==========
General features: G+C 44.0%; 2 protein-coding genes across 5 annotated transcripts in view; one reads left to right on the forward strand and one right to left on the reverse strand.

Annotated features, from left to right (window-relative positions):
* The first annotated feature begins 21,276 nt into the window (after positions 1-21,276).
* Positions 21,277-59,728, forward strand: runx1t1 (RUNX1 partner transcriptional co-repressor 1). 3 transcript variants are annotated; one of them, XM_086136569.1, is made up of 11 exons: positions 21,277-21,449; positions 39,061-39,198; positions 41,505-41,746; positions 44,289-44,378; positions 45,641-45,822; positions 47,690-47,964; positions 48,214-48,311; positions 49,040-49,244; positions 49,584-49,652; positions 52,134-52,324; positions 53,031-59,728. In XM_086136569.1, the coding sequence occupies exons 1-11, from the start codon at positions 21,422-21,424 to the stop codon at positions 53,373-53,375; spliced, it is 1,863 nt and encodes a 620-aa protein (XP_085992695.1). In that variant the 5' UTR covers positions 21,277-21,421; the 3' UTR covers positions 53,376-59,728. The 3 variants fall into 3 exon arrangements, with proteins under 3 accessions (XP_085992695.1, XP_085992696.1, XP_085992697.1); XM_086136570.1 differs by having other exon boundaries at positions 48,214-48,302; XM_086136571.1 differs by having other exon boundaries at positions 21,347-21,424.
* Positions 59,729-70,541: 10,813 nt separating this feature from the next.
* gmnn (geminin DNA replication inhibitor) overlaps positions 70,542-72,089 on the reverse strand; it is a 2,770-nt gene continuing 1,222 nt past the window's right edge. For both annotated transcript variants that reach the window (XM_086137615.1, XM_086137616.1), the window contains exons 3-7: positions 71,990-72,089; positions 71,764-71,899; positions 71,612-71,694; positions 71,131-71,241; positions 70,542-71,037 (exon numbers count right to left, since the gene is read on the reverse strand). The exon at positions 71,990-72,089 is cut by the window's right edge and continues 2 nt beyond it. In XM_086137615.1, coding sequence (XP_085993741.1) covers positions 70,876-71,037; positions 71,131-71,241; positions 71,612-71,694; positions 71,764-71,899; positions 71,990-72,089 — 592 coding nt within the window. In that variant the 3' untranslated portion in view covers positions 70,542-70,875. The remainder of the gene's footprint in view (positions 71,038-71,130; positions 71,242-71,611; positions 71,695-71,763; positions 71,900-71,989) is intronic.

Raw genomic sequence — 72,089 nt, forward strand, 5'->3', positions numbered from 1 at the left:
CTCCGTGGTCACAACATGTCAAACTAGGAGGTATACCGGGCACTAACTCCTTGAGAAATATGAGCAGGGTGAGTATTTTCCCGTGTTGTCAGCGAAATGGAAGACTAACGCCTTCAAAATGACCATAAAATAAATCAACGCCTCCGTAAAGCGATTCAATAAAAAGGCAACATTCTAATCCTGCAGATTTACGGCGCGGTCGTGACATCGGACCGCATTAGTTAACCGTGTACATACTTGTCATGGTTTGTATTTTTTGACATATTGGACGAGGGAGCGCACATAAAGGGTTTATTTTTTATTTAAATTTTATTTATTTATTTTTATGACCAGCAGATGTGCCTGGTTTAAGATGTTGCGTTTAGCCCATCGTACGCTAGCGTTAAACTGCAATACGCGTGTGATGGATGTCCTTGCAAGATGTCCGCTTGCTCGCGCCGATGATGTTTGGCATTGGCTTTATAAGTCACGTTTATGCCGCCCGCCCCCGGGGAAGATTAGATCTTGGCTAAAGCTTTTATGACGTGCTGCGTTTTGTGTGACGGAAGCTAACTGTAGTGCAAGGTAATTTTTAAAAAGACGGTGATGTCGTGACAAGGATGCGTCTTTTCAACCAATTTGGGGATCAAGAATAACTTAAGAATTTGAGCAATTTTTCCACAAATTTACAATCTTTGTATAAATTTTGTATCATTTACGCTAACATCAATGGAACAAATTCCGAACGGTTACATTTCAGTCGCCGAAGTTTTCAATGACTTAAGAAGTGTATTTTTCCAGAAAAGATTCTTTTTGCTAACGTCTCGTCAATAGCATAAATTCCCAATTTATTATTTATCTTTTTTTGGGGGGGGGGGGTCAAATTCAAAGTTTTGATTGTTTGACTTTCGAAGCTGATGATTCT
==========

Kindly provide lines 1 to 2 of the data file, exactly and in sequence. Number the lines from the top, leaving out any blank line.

General features: G+C 44.0%; 2 protein-coding genes across 5 annotated transcripts in view; one reads left to right on the forward strand and one right to left on the reverse strand.

Annotated features, from left to right (window-relative positions):